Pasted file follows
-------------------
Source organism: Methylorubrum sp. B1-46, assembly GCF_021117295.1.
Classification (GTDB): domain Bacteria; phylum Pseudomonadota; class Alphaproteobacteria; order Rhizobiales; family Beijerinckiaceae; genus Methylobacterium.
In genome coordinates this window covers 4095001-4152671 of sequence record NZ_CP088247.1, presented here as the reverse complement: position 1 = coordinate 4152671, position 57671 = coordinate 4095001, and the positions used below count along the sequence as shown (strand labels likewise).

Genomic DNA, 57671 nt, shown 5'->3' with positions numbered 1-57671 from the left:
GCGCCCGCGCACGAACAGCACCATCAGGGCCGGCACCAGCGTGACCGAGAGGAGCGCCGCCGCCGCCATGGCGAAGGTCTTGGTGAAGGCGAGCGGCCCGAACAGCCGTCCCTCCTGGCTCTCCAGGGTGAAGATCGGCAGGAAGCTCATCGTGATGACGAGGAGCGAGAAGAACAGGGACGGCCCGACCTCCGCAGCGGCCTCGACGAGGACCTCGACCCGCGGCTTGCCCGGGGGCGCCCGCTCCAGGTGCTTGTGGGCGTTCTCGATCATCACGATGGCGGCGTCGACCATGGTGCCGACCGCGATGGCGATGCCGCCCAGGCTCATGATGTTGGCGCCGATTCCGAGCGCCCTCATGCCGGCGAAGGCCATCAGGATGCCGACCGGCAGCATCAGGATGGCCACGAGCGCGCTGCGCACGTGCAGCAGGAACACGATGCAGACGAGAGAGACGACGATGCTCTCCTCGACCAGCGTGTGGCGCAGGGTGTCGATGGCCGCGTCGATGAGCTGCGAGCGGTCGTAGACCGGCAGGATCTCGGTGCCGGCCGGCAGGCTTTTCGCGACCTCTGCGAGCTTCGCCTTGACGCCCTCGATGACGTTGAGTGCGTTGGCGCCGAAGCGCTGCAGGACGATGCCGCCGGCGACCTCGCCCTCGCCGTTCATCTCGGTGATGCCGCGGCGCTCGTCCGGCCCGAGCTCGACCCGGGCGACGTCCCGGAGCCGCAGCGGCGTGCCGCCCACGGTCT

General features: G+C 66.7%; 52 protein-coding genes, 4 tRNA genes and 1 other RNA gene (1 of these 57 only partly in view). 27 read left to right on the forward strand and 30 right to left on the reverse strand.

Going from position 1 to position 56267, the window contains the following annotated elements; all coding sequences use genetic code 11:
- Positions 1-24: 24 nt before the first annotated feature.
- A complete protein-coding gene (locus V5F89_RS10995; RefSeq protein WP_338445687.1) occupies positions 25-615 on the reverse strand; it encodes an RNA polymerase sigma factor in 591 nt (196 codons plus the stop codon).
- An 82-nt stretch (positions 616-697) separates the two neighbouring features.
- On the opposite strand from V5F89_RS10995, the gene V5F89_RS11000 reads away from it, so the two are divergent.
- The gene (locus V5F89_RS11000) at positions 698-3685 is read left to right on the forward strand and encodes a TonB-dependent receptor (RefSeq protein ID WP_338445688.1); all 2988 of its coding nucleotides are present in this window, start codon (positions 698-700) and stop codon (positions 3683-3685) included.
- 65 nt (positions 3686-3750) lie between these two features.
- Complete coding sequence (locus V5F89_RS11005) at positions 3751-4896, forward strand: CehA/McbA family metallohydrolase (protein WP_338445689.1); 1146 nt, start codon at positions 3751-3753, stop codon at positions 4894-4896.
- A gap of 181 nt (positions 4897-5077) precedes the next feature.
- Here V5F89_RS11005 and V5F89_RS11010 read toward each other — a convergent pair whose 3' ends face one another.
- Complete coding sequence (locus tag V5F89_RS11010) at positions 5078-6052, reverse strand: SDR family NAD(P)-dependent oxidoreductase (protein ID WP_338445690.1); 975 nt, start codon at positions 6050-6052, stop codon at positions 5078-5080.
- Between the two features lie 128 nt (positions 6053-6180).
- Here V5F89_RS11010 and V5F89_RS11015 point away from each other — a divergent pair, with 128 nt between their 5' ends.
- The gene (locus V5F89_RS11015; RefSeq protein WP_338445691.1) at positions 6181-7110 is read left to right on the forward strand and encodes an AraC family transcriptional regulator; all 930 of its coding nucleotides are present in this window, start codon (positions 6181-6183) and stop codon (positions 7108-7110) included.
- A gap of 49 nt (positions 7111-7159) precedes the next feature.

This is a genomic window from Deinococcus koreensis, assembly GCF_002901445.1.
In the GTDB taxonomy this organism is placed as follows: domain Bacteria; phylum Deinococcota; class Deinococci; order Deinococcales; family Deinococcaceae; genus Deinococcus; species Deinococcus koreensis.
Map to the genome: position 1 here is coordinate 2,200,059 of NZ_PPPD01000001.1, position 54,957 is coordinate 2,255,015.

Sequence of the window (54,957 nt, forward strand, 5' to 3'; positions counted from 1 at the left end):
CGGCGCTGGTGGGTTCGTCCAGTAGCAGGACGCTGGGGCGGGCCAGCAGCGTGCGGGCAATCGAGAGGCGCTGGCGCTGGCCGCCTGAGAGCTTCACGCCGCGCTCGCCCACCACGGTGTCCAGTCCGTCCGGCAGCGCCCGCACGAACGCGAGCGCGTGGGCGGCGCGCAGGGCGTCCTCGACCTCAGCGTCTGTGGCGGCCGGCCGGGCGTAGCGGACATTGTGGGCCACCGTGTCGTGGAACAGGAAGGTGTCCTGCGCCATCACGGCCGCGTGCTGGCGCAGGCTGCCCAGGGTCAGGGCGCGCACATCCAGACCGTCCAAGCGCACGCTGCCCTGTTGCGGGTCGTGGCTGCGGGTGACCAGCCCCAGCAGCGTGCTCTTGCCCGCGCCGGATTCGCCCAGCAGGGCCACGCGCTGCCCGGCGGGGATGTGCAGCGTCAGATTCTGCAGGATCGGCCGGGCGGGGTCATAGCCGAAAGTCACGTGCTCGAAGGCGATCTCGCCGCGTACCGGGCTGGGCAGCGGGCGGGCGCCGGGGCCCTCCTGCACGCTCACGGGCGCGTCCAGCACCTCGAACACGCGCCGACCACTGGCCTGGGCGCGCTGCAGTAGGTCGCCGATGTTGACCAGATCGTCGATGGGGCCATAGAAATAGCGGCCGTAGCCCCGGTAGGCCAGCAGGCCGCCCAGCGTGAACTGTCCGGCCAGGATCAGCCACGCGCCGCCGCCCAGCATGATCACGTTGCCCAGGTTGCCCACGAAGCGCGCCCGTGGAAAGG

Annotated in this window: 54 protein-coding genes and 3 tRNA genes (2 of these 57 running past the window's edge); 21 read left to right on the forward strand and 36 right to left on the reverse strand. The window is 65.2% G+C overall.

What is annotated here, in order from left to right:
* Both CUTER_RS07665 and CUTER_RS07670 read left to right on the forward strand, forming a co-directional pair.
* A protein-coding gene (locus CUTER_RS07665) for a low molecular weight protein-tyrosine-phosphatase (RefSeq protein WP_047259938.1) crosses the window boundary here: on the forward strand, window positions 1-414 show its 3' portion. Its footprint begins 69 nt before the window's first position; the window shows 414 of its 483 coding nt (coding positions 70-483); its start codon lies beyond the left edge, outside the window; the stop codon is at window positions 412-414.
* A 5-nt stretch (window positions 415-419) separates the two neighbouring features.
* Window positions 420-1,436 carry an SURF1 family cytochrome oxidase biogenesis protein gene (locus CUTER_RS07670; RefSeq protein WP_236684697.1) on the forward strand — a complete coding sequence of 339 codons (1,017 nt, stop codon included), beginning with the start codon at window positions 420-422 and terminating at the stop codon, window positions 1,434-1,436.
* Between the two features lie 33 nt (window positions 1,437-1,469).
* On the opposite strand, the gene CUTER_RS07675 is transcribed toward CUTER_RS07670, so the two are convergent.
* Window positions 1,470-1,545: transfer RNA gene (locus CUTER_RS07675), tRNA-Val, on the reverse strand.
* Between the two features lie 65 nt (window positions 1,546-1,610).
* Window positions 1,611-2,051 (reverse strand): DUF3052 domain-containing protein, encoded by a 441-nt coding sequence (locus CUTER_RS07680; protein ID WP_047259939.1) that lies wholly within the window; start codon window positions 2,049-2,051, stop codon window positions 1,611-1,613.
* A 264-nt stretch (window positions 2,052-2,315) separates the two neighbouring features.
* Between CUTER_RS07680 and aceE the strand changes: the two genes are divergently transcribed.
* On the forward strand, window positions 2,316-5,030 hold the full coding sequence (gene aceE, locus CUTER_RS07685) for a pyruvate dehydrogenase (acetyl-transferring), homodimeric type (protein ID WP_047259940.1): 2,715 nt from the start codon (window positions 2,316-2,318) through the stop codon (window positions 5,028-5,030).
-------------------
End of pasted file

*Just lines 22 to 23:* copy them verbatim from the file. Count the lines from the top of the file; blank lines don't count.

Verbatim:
This is a genomic window from Deinococcus koreensis, assembly GCF_002901445.1.
In the GTDB taxonomy this organism is placed as follows: domain Bacteria; phylum Deinococcota; class Deinococci; order Deinococcales; family Deinococcaceae; genus Deinococcus; species Deinococcus koreensis.